CHPA Submits Comments on Industrial Decarbonization

Jul 1, 2024


July 1, 2024 — Last week, the Combined Heat and Power Alliance submitted comments to the Department of Energy’s Industrial Efficiency and Decarbonization Office (IEDO) in response to its Request for Information (RFI) for its upcoming vision studying, “Pathways for U.S. Industrial Transformations: Unlocking American Innovation.” 

Currently, the industrial sector uses high-emitting fuels for electricity and heat production, but DOE highlights a growing movement towards cleaner alternatives such as Low-Carbon Fuels, Feedstocks, Energy Sources (LCFFES) and natural gas with Carbon Capture, Utilization, and Storage (CCUS). Both of these decarbonization solutions can be used in concert with combined heat and power, leveraging CHP’s high levels of efficiency to further reduce emissions. 

In our comments, we underscore the need for structured guidance from DOE to develop a decarbonization pathway for combustion. Some key points in CHPA’s comments include,

  • Combined Heat and Power at the Center of the Combustion Pathway: Prioritizing Combined Heat and Power (CHP) and Waste Heat to Power (WHP) deployment across industrial sectors will maximize carbon emissions reductions and operational efficiencies. CHP systems are the most efficient way to use alternative fuels, requiring less fuel input for the same energy outputs, and WHP uses waste heat from industrial processes to generate electricity with no added fuel and no incremental emissions.
  • Rapid Deployment of Natural Gas-Fired CHP: Action is needed to install new natural gas-fired CHP units at industrial sites. Units installed through 2035 and operating through 2050 are expected to cause a net reduction in carbon emissions by reducing the demand for marginal grid resources. New natural gas-fired CHP can reduce emissions across the country immediately.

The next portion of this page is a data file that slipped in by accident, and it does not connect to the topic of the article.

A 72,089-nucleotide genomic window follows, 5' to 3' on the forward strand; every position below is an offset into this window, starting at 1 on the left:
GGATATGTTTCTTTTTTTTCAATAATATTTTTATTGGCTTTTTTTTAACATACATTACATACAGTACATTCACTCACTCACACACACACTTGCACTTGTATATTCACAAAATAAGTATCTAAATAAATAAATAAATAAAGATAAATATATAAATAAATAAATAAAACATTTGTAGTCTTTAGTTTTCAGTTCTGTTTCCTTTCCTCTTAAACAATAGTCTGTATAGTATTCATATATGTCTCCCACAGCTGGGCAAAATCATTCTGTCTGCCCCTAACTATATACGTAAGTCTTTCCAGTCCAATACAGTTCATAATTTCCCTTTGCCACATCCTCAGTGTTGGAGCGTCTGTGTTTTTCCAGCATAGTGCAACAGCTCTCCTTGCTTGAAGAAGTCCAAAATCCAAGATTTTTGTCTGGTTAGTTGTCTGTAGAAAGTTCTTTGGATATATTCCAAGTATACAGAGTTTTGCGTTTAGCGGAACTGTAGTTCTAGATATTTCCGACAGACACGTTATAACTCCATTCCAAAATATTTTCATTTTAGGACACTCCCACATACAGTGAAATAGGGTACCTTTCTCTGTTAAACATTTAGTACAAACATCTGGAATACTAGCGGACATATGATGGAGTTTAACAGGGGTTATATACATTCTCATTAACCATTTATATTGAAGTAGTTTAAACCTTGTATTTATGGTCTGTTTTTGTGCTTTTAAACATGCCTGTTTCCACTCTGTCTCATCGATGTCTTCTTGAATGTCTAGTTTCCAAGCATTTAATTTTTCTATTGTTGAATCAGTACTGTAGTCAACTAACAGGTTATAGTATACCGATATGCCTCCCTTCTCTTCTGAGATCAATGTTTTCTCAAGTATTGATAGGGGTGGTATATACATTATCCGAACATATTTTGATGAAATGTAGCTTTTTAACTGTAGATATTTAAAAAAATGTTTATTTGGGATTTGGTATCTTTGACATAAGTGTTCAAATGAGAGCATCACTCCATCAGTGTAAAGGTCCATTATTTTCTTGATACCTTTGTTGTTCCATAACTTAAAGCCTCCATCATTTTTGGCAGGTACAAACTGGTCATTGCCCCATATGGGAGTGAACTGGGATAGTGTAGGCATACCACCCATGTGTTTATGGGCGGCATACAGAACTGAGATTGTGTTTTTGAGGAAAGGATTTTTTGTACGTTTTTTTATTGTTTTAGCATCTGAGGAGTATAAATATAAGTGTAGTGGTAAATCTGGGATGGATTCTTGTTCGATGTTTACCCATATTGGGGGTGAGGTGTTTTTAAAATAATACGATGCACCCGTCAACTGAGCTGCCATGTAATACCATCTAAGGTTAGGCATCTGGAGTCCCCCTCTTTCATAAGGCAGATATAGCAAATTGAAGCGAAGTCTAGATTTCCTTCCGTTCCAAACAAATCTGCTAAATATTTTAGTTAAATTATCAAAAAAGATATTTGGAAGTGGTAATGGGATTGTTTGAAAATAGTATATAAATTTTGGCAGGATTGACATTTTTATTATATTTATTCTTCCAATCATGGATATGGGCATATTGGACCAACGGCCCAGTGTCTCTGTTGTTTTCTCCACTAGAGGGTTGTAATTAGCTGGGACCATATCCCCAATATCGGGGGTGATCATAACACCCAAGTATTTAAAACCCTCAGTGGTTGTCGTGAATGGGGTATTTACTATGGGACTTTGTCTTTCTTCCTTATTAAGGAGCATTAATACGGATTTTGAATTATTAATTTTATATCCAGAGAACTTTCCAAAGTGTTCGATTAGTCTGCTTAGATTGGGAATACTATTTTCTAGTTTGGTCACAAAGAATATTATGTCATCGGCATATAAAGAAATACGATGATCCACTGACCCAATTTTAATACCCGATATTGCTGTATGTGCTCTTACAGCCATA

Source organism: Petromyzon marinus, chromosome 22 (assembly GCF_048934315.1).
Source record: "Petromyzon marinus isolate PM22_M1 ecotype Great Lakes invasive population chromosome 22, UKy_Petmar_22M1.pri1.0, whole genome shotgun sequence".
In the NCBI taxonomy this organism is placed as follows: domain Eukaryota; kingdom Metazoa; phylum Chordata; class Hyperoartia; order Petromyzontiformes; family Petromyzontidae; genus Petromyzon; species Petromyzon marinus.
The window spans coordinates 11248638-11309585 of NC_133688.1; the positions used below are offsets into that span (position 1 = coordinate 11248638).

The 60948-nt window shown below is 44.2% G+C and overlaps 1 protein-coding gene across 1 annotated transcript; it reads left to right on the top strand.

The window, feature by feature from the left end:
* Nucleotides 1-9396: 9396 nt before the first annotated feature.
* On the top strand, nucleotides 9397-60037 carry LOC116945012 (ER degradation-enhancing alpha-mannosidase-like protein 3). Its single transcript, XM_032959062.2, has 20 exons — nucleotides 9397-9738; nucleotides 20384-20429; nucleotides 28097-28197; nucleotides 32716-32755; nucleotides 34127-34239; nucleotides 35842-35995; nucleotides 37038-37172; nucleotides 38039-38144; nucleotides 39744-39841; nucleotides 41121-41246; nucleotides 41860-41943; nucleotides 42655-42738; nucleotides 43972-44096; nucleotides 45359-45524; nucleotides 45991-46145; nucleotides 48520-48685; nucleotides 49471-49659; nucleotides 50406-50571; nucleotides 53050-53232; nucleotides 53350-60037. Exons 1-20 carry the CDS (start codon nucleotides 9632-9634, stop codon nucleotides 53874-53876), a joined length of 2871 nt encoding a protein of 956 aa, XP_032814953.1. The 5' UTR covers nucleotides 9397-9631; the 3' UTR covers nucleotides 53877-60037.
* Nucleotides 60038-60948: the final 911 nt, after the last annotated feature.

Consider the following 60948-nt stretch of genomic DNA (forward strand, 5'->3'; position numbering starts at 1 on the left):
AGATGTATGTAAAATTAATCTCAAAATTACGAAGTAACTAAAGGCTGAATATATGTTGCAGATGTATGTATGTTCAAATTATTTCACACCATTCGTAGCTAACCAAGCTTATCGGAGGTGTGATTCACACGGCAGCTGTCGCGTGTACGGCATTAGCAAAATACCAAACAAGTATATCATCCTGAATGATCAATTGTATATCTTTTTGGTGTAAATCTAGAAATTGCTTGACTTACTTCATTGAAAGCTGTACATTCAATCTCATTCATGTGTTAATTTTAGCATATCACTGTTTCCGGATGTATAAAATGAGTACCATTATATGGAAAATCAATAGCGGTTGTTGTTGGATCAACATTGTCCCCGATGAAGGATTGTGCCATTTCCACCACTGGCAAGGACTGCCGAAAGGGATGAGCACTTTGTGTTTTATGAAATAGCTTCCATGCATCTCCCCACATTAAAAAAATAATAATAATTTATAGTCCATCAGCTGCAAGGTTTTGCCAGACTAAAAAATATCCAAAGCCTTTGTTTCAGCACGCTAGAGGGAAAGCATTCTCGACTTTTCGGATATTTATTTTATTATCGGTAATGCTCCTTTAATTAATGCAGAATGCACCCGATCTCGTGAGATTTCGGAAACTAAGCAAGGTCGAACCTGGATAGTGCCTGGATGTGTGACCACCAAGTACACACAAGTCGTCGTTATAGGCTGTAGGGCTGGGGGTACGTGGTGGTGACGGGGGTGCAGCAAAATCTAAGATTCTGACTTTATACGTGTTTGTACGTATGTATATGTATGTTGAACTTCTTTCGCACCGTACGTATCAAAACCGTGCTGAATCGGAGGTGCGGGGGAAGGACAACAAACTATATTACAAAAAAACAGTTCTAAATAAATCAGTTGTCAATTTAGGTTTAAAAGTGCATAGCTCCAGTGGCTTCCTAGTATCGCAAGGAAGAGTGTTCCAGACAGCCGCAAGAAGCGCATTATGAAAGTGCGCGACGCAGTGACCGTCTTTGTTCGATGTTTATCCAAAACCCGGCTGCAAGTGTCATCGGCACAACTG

• Conversion of Existing Industrial CHP Units to LCCFES and CCUS: Transitioning existing CHP units to cleaner fuels, or adding emissions-reducing retrofits to CHP, will accelerate the decarbonization of industrial combustion processes while ensuring economic viability. DOE’s analysis should examine converting the 1,145 existing industrial CHP units to clean hydrogen or CCUS as these technologies become available.
  • Use CHP in New LCFFES and CCUS When Possible: As LCFFES and CCUS become more accessible for industrial use, DOE should actively promote combustion in Combined Heat and Power (CHP) units wherever feasible. It’s crucial for DOE to analyze and forecast the scalability of these technologies, outlining their availability timelines to effectively guide manufacturers.

A copy of our comments to DOE can be found here.